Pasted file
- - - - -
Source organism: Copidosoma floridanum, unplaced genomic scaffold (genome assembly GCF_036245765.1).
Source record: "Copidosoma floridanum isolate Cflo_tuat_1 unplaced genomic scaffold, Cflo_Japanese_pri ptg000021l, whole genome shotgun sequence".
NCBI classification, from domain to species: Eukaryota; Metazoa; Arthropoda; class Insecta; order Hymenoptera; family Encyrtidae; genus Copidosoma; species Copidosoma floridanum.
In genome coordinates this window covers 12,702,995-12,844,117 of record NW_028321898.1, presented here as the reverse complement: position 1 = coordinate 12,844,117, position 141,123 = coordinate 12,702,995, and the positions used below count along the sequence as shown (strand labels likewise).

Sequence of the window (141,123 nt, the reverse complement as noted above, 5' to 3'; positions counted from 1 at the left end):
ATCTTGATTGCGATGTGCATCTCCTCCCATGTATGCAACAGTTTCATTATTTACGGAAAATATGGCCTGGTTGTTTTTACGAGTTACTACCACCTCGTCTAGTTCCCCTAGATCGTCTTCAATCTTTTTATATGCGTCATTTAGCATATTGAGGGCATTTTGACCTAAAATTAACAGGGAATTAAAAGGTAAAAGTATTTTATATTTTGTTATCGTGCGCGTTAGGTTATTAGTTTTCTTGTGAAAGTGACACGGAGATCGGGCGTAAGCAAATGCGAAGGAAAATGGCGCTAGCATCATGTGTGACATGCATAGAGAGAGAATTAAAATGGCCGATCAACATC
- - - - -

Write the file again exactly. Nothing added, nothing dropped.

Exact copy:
Source organism: Copidosoma floridanum, unplaced genomic scaffold (genome assembly GCF_036245765.1).
Source record: "Copidosoma floridanum isolate Cflo_tuat_1 unplaced genomic scaffold, Cflo_Japanese_pri ptg000021l, whole genome shotgun sequence".
NCBI classification, from domain to species: Eukaryota; Metazoa; Arthropoda; class Insecta; order Hymenoptera; family Encyrtidae; genus Copidosoma; species Copidosoma floridanum.
In genome coordinates this window covers 12,702,995-12,844,117 of record NW_028321898.1, presented here as the reverse complement: position 1 = coordinate 12,844,117, position 141,123 = coordinate 12,702,995, and the positions used below count along the sequence as shown (strand labels likewise).

Sequence of the window (141,123 nt, the reverse complement as noted above, 5' to 3'; positions counted from 1 at the left end):
ATCTTGATTGCGATGTGCATCTCCTCCCATGTATGCAACAGTTTCATTATTTACGGAAAATATGGCCTGGTTGTTTTTACGAGTTACTACCACCTCGTCTAGTTCCCCTAGATCGTCTTCAATCTTTTTATATGCGTCATTTAGCATATTGAGGGCATTTTGACCTAAAATTAACAGGGAATTAAAAGGTAAAAGTATTTTATATTTTGTTATCGTGCGCGTTAGGTTATTAGTTTTCTTGTGAAAGTGACACGGAGATCGGGCGTAAGCAAATGCGAAGGAAAATGGCGCTAGCATCATGTGTGACATGCATAGAGAGAGAATTAAAATGGCCGATCAACATC